"Okay, so you want me to take the place of a complete rotter. What's in it for me?"
"Your freedom. And your family."
"My family?" Harry stared at the red light. "Why would my counterpart be willing to give up his family?"
"Because he's stupid."
"Yeah, okay." Harry gave it points for bluntness. "So why should I trust him with the people I care about here?"
"Because he'll get less stupid, hopefully. He'll never give away those who love him so cheaply again."
"The Dark Moron's still around, right?"
The voice didn't reply.
Harry nodded, it was the only thing that made sense. "So basically you're recruiting me to go up against the Dark Moron again, because my counterpart is too much of a wuss to pull it off."
"He's stupid. And scared."
"Right. And in this world he can stop being scared, and hopefully he'll stop being stupid too?"
Harry wasn't sure how a red light could shrug, but it definitely shrugged. He thought it over. He loved the people in this world, he did, but the prospect of never seeing them again only filled him with relief. He could finally step off the roller-coaster that had yanked him along since that first day at Kings Cross.
He could step out of this life he didn't want and there was an idiot all lined up to replace him, so he wouldn't even upset anybody. He'd get to see his family, be part of his family. All he had to do was whack the Dark Moron again. Where exactly was the downside?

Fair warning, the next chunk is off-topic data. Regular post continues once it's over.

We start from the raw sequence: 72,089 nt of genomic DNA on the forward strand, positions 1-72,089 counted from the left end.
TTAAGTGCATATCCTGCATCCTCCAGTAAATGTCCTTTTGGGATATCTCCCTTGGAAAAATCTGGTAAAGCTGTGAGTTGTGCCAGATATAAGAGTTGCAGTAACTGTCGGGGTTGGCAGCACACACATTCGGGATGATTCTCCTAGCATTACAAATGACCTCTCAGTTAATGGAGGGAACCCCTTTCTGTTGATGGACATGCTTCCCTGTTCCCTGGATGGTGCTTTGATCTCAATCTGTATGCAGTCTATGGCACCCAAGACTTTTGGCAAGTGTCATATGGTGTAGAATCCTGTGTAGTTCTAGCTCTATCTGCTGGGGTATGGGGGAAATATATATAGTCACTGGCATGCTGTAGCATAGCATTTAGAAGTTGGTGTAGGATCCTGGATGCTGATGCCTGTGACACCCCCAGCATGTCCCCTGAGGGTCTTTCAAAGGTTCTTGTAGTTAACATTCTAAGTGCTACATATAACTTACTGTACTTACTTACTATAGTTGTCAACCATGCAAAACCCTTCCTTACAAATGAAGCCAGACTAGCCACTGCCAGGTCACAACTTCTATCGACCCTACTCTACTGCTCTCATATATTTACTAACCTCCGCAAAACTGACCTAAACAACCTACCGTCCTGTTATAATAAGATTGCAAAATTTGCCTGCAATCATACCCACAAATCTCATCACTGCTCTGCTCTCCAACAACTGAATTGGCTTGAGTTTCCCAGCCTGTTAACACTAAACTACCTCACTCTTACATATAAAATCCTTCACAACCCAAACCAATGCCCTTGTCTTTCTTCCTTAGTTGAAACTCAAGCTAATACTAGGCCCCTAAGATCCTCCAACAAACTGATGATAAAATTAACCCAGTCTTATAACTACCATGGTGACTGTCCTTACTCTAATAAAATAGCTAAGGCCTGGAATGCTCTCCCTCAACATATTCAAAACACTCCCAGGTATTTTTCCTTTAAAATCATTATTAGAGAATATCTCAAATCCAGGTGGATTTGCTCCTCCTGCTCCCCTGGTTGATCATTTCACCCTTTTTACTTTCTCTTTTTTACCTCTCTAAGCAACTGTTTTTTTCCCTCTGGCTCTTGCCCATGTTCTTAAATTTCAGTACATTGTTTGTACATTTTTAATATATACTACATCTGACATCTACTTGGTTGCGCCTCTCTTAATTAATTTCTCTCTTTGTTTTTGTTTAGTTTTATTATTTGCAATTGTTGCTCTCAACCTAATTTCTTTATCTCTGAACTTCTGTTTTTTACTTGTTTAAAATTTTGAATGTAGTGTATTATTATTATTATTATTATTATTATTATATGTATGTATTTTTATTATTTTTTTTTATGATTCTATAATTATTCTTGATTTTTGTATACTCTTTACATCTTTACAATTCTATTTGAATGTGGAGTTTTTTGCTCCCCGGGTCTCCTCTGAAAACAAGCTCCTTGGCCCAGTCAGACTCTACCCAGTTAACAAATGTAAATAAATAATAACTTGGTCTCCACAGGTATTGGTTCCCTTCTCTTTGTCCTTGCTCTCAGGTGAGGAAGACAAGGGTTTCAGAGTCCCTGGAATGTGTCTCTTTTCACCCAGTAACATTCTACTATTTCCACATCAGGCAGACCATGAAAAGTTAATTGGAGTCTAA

"Sign me up."
"Wahoo!" said the red light.
A baby's cry had Harry up and out of bed before he was even aware of his surroundings. Following the sound, he stumbled down a dark hallway and up a couple of steps to a second landing. There was a click of a Lumnos charm and the hall was flooded with light.
Turning his head, he saw a girl a couple of years younger than him with flame-red hair and hazel eyes. His first thought was Ginny, but a closer look had him thinking of his mother.
"S-sorry," she stuttered.
Her eyes were all wrong for his mother, though, so that meant,
"Hey Sis," he said, because the red light hadn't give him anything useful, like say names, or even that he had a sister.
Her eyes went wide, "Oh Harry, you haven't called me that in ages." She rushed at him then, flinging her arms around him in a tight hug. Tentatively Harry placed his arms around her. He maybe forgave the interdimensional thingy if it got him this sort of reaction.
The baby wailed again, and Harry pulled away from his sister to open the door. She tugged at his arm,
"I'm sorry he woke you up, I tried to get to him faster."
"It's okay." Harry eased past her into the room. The light from the hall showed a small toddler frantically trying to batter his way out of his cot.
"Hawwy," he wailed, arms thrashing.
"Hey, hey, calm down." Harry patted vaguely at the air a good two inches from the squalling toddler. He wasn't quite sure what to do, instinct had dragged him this far but he quailed at actually touching the child. What is he damaged him somehow?